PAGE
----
The Tulsa Blues Project
12 songs/40 minutes
Jimmy Markham’s Get Ya’ Head Right is a concise statement about Blues eclecticism. The band works through Wolf style romps, Cajun two-steps, one chord boogies, Bo Diddley styled shakedowns, T-Bone swing and old school Chicago blues. This diversity in style is all the more impressive because all 12 songs on this record are original compositions collaboratively written by Markham with producer and “spiritual guide” Walt Richmond and/or producer/guitarist Charles Tuberville, with some help from bassist Jim Byfield on the final number. The writers have created compositions that sound timeless, fitting effortlessly into the cannons of each Blues style.
What is doubly impressive about Get Ya’ Head Right is that in spite of the head spinning changes in Blues styles from song to song, this record has a unified sound that is all Markham. Jimmy Markham is a Tulsa, OK singer and harmonica regional legend. With a muscular harp style reminiscent of Junior Wells and a lived in voice with a touch of gravel, Markham delivers his Blues with conviction and easy confidence. The other reason this record hangs together so well is that this band is tight and consistent. Bassist Jim Byfield and an un-credited drummer create a taut economical rhythm landscape throughout. Guitarists Tuberville and Chebon Markham play with such class and restraint there are no wasted notes. The guest musicians legendary saxophonist and Rolling Stone Bobby Keys (may he rest in peace), saxophonist Johnny Williams, singer Marcy Levy and accordion squeezer Johnny Sansone all fall in line with the tasteful aesthetic.
The overall effect of maturity and restraint is best illustrated by the track “After The Sun Goes Down.” An unremittingly hollow blues lifted directly from early Muddy Waters Chess sides, Jimmy is the mischievous star-crossed lover sneaking around with his girl behind her daddy’s back. A single kick drum pulsating a heartbeat throughout, a solo electric slide guitar and Markham’s voice and harp are all that’s needed to tell this 3 minute testament to “sneaking kisses.” Homage is also given explicitly to Howlin’ Wolf in “Judgment Day.” An “I Asked Her For Water (She Gave Me Gasoline)” styled boogie, “Judgment Day” is an “I told you so” Blues about when Jimmy’s girl “put him down” and the hell she has to pay as a result. Markham is all menace and sneer and the steady open cymbal drumming, never deviating from the stomping momentum, drives this song into a frenzy.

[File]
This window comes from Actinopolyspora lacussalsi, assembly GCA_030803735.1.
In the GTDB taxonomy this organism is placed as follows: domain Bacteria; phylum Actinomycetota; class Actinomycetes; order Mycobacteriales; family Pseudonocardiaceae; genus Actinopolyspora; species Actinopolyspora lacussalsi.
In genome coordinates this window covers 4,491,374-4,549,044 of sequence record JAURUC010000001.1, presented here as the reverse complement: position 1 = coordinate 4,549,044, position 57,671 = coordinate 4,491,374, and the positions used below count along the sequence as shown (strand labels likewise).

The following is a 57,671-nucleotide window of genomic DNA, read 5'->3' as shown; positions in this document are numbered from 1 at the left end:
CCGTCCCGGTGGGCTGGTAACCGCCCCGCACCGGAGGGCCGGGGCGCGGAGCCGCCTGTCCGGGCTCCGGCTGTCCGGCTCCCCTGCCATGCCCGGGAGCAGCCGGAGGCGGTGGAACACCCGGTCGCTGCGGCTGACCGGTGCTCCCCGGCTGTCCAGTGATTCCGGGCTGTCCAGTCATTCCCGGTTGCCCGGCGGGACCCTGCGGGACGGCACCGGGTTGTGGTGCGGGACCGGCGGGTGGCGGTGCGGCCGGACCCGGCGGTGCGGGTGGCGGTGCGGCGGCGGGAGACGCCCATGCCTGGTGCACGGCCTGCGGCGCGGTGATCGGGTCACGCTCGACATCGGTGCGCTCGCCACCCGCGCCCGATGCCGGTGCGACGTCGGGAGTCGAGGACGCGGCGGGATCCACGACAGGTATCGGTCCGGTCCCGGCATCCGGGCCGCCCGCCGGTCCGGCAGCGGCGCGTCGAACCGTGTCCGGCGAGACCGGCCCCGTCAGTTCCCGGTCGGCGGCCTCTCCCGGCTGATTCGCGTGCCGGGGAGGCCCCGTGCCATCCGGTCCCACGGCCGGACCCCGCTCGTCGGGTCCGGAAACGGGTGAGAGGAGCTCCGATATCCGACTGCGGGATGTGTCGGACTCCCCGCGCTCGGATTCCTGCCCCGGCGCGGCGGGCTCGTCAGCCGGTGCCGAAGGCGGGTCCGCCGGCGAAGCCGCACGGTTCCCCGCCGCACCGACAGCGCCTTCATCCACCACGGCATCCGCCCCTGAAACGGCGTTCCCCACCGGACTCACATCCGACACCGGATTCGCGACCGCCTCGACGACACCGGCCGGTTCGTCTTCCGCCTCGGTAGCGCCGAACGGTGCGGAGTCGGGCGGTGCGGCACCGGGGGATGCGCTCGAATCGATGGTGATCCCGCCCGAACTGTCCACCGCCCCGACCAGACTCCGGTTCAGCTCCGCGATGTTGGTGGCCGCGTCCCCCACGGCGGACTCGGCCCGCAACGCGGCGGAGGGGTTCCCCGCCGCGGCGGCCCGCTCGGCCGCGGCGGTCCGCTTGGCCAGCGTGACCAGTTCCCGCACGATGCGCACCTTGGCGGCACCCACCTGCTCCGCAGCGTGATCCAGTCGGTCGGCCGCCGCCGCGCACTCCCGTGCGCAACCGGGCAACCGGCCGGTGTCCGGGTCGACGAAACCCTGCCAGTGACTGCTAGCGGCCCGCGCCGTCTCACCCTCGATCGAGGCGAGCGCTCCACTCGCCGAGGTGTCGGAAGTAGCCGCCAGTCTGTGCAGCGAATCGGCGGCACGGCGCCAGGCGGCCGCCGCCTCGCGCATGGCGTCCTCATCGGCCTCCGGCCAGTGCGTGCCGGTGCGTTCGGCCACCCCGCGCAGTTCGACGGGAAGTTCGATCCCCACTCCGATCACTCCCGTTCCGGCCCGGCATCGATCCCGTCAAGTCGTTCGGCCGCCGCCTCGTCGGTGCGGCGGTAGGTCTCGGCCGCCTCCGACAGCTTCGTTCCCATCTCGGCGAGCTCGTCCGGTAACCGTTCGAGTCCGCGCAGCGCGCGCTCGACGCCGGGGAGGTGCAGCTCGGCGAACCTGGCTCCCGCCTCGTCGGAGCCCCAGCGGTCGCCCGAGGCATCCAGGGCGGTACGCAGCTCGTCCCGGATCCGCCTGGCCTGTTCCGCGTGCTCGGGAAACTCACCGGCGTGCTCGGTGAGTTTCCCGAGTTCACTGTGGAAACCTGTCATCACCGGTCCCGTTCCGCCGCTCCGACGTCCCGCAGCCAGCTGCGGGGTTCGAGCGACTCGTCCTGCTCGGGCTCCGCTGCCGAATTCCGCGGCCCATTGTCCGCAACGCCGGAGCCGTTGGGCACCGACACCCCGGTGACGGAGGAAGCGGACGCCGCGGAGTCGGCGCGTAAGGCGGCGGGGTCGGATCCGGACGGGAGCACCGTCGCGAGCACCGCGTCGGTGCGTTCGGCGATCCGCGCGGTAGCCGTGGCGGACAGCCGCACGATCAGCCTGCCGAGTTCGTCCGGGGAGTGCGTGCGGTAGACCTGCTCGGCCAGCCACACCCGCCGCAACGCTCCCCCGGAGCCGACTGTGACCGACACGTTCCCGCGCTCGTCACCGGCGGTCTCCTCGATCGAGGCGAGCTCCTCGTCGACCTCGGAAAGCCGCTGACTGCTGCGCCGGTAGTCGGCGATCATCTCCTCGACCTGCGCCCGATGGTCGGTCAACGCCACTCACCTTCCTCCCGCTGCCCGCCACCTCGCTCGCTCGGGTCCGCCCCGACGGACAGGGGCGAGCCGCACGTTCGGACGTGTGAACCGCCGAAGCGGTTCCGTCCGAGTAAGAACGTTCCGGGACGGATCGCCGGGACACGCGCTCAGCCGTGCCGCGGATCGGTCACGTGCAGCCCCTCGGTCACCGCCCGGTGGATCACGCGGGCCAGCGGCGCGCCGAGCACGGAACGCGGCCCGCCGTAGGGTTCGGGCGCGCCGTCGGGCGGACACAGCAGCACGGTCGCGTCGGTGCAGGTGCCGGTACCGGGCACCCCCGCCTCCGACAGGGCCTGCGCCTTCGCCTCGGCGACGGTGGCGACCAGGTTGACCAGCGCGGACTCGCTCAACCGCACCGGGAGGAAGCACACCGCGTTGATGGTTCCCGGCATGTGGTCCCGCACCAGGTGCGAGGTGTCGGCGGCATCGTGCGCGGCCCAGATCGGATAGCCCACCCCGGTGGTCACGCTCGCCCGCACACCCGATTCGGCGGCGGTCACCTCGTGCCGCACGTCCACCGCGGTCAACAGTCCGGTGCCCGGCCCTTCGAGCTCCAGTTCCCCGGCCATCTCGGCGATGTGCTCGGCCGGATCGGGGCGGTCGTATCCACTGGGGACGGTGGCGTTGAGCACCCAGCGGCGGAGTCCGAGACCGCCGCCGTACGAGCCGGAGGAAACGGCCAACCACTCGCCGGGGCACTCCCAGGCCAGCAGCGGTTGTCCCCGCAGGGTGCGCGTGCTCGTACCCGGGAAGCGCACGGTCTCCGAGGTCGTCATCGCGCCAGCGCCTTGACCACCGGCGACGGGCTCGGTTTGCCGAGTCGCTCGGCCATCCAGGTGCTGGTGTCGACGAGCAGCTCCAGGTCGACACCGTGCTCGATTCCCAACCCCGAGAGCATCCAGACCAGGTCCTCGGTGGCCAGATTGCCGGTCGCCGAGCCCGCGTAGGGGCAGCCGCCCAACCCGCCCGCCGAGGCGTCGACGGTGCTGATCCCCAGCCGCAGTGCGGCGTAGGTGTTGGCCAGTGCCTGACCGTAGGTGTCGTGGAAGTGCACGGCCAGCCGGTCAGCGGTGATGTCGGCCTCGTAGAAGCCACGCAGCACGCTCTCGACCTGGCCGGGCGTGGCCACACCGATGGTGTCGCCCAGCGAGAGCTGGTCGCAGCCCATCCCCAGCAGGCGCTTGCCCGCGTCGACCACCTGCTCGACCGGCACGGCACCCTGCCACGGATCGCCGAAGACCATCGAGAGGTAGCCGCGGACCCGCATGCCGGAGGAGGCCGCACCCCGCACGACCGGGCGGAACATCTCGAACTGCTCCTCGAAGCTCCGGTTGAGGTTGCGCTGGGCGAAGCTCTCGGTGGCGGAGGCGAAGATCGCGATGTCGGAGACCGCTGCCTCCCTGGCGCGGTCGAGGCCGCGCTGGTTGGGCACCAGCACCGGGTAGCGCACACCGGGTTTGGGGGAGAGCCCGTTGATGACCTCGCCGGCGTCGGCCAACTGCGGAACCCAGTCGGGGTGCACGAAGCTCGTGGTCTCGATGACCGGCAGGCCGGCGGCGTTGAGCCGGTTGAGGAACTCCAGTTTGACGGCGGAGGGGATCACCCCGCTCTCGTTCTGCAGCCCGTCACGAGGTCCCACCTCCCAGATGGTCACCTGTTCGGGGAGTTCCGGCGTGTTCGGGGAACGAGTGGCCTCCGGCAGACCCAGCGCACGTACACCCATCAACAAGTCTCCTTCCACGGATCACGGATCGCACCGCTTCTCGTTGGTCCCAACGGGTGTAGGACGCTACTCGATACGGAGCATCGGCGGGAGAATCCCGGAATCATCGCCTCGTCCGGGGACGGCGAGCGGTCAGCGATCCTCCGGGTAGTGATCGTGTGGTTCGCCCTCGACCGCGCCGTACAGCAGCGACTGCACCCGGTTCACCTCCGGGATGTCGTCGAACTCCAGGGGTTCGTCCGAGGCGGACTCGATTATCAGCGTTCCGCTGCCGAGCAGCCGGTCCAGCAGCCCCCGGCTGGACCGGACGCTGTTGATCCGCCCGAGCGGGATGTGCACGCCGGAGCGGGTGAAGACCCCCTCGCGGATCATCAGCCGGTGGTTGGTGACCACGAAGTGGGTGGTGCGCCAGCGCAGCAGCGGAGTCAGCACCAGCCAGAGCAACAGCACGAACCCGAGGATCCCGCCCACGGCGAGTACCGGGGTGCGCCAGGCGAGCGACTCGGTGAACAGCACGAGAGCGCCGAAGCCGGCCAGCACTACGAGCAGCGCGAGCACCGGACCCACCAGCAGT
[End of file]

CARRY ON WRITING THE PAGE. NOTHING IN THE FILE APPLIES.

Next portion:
Other magnificently executed styles of Blues include: Two New Orleans raves in “Please Justine” and “Desiree.” A Texas shuffle in “Cold Hands Cold Heart,” that would make the Vaughan Brothers proud. Another moaning Wolf boogie “Love Gone Wrong,” and a Muddy mid tempo life lesson in “Wrong Side of the Bed.” A Bo Diddley shaker “Like It or Not.” And, swinging urbane blues in “Done Did It” and “Hard Time with It.”
The thoroughly modern stompers, title track “Get Ya Head Right” and “That Don’t Make it Right,” don’t fit into a specific genre and although good songs and great performances, they seem a little out of place with the other material. The title track is a quick modern blues-rock boogie about partying and trouble. A simplistic ZZ Top-esq riff and incessant beat don’t create a basis for Markham to shine the way he does on the rest of this record. The final track of the album is a feel good sacred steel styled bouncer. The lyrics are about heartbreak and separation but the music is pure Sunday morning. On a record of such strong real deal blues these two anomalous songs don’t seem to be in the same family.
Jimmy Markham’s music is like a 50’s-60’s Miles Davis solo; restrained, economical and seemingly effortless while also being packed full of emotion and intensity. Markham deserves the accolades he gets in his native Oklahoma. He is an excellent Bluesman and he and his collaborators have a unique ability to write and perform the hell out of thoroughly original, classic sounding songs. This is a feat and a marvel which Get Ya’ Head Right shows off nicely.